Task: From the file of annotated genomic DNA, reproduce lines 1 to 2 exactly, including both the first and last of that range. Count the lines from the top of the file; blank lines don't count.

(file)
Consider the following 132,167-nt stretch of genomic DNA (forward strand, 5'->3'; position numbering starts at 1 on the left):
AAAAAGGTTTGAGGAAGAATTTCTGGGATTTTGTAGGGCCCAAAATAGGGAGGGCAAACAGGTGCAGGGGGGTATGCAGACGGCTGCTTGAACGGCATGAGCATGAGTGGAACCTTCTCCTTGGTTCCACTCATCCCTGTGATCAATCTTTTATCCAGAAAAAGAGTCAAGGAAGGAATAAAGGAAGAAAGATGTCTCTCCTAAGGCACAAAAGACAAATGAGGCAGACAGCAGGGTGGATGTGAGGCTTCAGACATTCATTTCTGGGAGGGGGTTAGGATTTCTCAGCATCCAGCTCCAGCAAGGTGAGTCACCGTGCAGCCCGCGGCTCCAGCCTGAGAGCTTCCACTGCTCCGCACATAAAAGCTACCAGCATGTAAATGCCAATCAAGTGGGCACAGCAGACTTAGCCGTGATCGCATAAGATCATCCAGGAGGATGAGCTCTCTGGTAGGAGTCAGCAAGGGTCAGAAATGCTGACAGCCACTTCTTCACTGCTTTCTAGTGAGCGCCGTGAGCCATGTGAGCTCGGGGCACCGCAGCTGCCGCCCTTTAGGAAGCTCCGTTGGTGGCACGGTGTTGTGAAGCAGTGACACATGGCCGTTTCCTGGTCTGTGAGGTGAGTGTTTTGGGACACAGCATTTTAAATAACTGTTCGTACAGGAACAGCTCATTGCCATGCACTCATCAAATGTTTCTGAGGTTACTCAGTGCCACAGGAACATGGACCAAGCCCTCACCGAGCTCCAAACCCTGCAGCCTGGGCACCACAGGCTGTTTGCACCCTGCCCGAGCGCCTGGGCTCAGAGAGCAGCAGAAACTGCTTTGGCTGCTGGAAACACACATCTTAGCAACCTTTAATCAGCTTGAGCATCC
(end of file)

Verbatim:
Consider the following 132,167-nt stretch of genomic DNA (forward strand, 5'->3'; position numbering starts at 1 on the left):
AAAAAGGTTTGAGGAAGAATTTCTGGGATTTTGTAGGGCCCAAAATAGGGAGGGCAAACAGGTGCAGGGGGGTATGCAGACGGCTGCTTGAACGGCATGAGCATGAGTGGAACCTTCTCCTTGGTTCCACTCATCCCTGTGATCAATCTTTTATCCAGAAAAAGAGTCAAGGAAGGAATAAAGGAAGAAAGATGTCTCTCCTAAGGCACAAAAGACAAATGAGGCAGACAGCAGGGTGGATGTGAGGCTTCAGACATTCATTTCTGGGAGGGGGTTAGGATTTCTCAGCATCCAGCTCCAGCAAGGTGAGTCACCGTGCAGCCCGCGGCTCCAGCCTGAGAGCTTCCACTGCTCCGCACATAAAAGCTACCAGCATGTAAATGCCAATCAAGTGGGCACAGCAGACTTAGCCGTGATCGCATAAGATCATCCAGGAGGATGAGCTCTCTGGTAGGAGTCAGCAAGGGTCAGAAATGCTGACAGCCACTTCTTCACTGCTTTCTAGTGAGCGCCGTGAGCCATGTGAGCTCGGGGCACCGCAGCTGCCGCCCTTTAGGAAGCTCCGTTGGTGGCACGGTGTTGTGAAGCAGTGACACATGGCCGTTTCCTGGTCTGTGAGGTGAGTGTTTTGGGACACAGCATTTTAAATAACTGTTCGTACAGGAACAGCTCATTGCCATGCACTCATCAAATGTTTCTGAGGTTACTCAGTGCCACAGGAACATGGACCAAGCCCTCACCGAGCTCCAAACCCTGCAGCCTGGGCACCACAGGCTGTTTGCACCCTGCCCGAGCGCCTGGGCTCAGAGAGCAGCAGAAACTGCTTTGGCTGCTGGAAACACACATCTTAGCAACCTTTAATCAGCTTGAGCATCC